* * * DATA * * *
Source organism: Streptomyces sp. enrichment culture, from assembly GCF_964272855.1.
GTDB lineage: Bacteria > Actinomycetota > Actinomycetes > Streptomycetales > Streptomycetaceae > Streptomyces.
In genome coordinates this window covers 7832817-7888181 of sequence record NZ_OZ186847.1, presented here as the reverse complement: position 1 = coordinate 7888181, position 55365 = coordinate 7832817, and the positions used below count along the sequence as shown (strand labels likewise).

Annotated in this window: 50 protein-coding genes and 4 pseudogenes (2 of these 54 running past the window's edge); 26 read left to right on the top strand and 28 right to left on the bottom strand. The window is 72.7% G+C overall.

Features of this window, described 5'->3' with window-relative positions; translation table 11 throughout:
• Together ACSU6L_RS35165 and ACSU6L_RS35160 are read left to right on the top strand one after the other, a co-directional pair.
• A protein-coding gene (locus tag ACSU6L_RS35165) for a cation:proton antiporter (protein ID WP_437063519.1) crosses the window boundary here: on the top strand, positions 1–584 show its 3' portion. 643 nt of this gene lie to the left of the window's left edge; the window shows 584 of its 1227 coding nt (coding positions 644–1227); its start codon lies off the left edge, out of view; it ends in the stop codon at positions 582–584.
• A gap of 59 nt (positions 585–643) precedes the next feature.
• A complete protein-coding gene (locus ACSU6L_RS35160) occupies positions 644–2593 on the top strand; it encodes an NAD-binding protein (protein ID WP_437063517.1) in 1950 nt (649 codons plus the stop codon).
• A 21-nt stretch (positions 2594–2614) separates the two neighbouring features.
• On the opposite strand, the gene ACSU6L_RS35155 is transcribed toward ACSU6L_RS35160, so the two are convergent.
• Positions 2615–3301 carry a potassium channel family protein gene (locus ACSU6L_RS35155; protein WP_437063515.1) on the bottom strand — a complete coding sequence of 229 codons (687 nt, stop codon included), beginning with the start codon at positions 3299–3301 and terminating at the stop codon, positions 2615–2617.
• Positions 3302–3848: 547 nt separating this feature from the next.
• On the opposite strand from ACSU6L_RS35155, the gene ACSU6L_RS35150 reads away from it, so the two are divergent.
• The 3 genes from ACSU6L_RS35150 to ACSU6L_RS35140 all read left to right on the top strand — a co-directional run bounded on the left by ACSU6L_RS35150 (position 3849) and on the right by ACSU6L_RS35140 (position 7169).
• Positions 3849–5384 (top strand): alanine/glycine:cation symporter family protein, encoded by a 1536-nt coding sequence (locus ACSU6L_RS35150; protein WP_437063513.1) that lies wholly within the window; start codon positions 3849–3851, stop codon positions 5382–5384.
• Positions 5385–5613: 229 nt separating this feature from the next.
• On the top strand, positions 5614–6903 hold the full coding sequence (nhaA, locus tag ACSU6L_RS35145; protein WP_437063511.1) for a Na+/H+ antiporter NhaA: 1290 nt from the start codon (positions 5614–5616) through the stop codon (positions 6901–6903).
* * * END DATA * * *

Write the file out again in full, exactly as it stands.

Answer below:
Source organism: Streptomyces sp. enrichment culture, from assembly GCF_964272855.1.
GTDB lineage: Bacteria > Actinomycetota > Actinomycetes > Streptomycetales > Streptomycetaceae > Streptomyces.
In genome coordinates this window covers 7832817-7888181 of sequence record NZ_OZ186847.1, presented here as the reverse complement: position 1 = coordinate 7888181, position 55365 = coordinate 7832817, and the positions used below count along the sequence as shown (strand labels likewise).

Annotated in this window: 50 protein-coding genes and 4 pseudogenes (2 of these 54 running past the window's edge); 26 read left to right on the top strand and 28 right to left on the bottom strand. The window is 72.7% G+C overall.

Features of this window, described 5'->3' with window-relative positions; translation table 11 throughout:
• Together ACSU6L_RS35165 and ACSU6L_RS35160 are read left to right on the top strand one after the other, a co-directional pair.
• A protein-coding gene (locus tag ACSU6L_RS35165) for a cation:proton antiporter (protein ID WP_437063519.1) crosses the window boundary here: on the top strand, positions 1–584 show its 3' portion. 643 nt of this gene lie to the left of the window's left edge; the window shows 584 of its 1227 coding nt (coding positions 644–1227); its start codon lies off the left edge, out of view; it ends in the stop codon at positions 582–584.
• A gap of 59 nt (positions 585–643) precedes the next feature.
• A complete protein-coding gene (locus ACSU6L_RS35160) occupies positions 644–2593 on the top strand; it encodes an NAD-binding protein (protein ID WP_437063517.1) in 1950 nt (649 codons plus the stop codon).
• A 21-nt stretch (positions 2594–2614) separates the two neighbouring features.
• On the opposite strand, the gene ACSU6L_RS35155 is transcribed toward ACSU6L_RS35160, so the two are convergent.
• Positions 2615–3301 carry a potassium channel family protein gene (locus ACSU6L_RS35155; protein WP_437063515.1) on the bottom strand — a complete coding sequence of 229 codons (687 nt, stop codon included), beginning with the start codon at positions 3299–3301 and terminating at the stop codon, positions 2615–2617.
• Positions 3302–3848: 547 nt separating this feature from the next.
• On the opposite strand from ACSU6L_RS35155, the gene ACSU6L_RS35150 reads away from it, so the two are divergent.
• The 3 genes from ACSU6L_RS35150 to ACSU6L_RS35140 all read left to right on the top strand — a co-directional run bounded on the left by ACSU6L_RS35150 (position 3849) and on the right by ACSU6L_RS35140 (position 7169).
• Positions 3849–5384 (top strand): alanine/glycine:cation symporter family protein, encoded by a 1536-nt coding sequence (locus ACSU6L_RS35150; protein WP_437063513.1) that lies wholly within the window; start codon positions 3849–3851, stop codon positions 5382–5384.
• Positions 5385–5613: 229 nt separating this feature from the next.
• On the top strand, positions 5614–6903 hold the full coding sequence (nhaA, locus tag ACSU6L_RS35145; protein WP_437063511.1) for a Na+/H+ antiporter NhaA: 1290 nt from the start codon (positions 5614–5616) through the stop codon (positions 6901–6903).